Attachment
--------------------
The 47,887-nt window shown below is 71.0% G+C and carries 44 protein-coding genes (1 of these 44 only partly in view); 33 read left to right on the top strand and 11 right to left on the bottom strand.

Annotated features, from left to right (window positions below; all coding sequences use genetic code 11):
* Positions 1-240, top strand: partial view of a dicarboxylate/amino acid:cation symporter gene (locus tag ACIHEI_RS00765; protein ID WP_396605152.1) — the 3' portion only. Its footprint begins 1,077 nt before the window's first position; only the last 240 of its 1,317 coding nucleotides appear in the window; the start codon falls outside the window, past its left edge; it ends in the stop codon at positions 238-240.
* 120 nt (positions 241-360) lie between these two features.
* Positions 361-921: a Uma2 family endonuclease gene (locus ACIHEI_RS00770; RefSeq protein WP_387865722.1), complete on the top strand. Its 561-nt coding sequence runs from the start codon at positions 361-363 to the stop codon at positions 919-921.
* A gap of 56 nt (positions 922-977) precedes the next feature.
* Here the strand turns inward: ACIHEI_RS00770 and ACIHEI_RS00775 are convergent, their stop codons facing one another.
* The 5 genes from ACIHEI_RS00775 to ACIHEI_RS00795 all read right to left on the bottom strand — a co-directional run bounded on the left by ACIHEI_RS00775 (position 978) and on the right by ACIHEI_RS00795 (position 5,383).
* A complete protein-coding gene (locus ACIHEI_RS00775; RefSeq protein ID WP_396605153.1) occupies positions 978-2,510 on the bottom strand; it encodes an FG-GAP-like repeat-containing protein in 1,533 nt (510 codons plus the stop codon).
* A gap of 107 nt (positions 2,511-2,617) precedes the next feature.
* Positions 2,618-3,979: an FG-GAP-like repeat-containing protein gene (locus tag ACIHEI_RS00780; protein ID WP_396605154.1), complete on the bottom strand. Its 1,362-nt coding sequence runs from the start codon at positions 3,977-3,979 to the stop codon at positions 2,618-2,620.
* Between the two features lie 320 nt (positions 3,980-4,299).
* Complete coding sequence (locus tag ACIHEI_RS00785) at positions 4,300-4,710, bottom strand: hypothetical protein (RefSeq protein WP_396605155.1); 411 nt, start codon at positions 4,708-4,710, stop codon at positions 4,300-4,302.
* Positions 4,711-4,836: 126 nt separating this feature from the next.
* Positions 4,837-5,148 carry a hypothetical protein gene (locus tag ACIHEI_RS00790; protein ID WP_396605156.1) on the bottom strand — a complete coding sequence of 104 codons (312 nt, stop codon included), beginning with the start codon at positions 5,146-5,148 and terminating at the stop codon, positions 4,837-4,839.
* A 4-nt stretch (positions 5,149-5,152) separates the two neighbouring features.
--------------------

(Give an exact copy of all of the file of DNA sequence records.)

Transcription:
The 47,887-nt window shown below is 71.0% G+C and carries 44 protein-coding genes (1 of these 44 only partly in view); 33 read left to right on the top strand and 11 right to left on the bottom strand.

Annotated features, from left to right (window positions below; all coding sequences use genetic code 11):
* Positions 1-240, top strand: partial view of a dicarboxylate/amino acid:cation symporter gene (locus tag ACIHEI_RS00765; protein ID WP_396605152.1) — the 3' portion only. Its footprint begins 1,077 nt before the window's first position; only the last 240 of its 1,317 coding nucleotides appear in the window; the start codon falls outside the window, past its left edge; it ends in the stop codon at positions 238-240.
* 120 nt (positions 241-360) lie between these two features.
* Positions 361-921: a Uma2 family endonuclease gene (locus ACIHEI_RS00770; RefSeq protein WP_387865722.1), complete on the top strand. Its 561-nt coding sequence runs from the start codon at positions 361-363 to the stop codon at positions 919-921.
* A gap of 56 nt (positions 922-977) precedes the next feature.
* Here the strand turns inward: ACIHEI_RS00770 and ACIHEI_RS00775 are convergent, their stop codons facing one another.
* The 5 genes from ACIHEI_RS00775 to ACIHEI_RS00795 all read right to left on the bottom strand — a co-directional run bounded on the left by ACIHEI_RS00775 (position 978) and on the right by ACIHEI_RS00795 (position 5,383).
* A complete protein-coding gene (locus ACIHEI_RS00775; RefSeq protein ID WP_396605153.1) occupies positions 978-2,510 on the bottom strand; it encodes an FG-GAP-like repeat-containing protein in 1,533 nt (510 codons plus the stop codon).
* A gap of 107 nt (positions 2,511-2,617) precedes the next feature.
* Positions 2,618-3,979: an FG-GAP-like repeat-containing protein gene (locus tag ACIHEI_RS00780; protein ID WP_396605154.1), complete on the bottom strand. Its 1,362-nt coding sequence runs from the start codon at positions 3,977-3,979 to the stop codon at positions 2,618-2,620.
* Between the two features lie 320 nt (positions 3,980-4,299).
* Complete coding sequence (locus tag ACIHEI_RS00785) at positions 4,300-4,710, bottom strand: hypothetical protein (RefSeq protein WP_396605155.1); 411 nt, start codon at positions 4,708-4,710, stop codon at positions 4,300-4,302.
* Positions 4,711-4,836: 126 nt separating this feature from the next.
* Positions 4,837-5,148 carry a hypothetical protein gene (locus tag ACIHEI_RS00790; protein ID WP_396605156.1) on the bottom strand — a complete coding sequence of 104 codons (312 nt, stop codon included), beginning with the start codon at positions 5,146-5,148 and terminating at the stop codon, positions 4,837-4,839.
* A 4-nt stretch (positions 5,149-5,152) separates the two neighbouring features.